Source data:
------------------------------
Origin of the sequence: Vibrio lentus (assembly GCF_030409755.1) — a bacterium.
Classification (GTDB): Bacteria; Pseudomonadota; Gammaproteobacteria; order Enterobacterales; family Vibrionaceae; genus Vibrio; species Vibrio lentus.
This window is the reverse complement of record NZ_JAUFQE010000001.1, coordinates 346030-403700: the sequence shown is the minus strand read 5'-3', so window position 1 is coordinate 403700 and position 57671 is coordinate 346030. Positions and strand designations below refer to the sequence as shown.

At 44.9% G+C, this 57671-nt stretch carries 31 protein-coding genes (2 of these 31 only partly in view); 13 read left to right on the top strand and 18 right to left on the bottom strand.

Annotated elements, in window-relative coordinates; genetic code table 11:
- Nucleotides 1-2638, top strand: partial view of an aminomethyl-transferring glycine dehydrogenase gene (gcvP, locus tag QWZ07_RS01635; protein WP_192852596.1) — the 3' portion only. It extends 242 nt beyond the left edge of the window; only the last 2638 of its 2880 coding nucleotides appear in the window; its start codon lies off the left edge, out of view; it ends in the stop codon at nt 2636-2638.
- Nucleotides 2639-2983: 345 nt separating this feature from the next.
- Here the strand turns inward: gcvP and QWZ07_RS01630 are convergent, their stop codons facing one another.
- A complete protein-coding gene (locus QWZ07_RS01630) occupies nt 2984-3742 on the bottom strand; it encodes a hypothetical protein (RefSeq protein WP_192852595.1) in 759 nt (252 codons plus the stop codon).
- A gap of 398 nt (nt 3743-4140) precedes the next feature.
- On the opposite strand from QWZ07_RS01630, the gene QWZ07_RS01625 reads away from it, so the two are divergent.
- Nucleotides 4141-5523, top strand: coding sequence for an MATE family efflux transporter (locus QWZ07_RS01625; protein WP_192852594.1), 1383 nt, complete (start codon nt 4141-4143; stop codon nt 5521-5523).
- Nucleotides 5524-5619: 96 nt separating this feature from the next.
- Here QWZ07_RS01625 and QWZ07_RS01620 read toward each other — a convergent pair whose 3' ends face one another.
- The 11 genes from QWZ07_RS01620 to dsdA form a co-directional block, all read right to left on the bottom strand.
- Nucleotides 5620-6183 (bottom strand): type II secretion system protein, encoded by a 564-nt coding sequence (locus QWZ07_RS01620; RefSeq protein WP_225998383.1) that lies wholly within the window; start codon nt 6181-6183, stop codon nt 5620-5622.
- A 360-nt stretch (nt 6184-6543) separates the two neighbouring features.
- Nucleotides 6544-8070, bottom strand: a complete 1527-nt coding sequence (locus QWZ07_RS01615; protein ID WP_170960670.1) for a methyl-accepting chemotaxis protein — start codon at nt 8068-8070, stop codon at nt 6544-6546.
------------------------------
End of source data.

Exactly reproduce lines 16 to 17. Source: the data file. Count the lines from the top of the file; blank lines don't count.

- Nucleotides 5620-6183 (bottom strand): type II secretion system protein, encoded by a 564-nt coding sequence (locus QWZ07_RS01620; RefSeq protein WP_225998383.1) that lies wholly within the window; start codon nt 6181-6183, stop codon nt 5620-5622.
- A 360-nt stretch (nt 6184-6543) separates the two neighbouring features.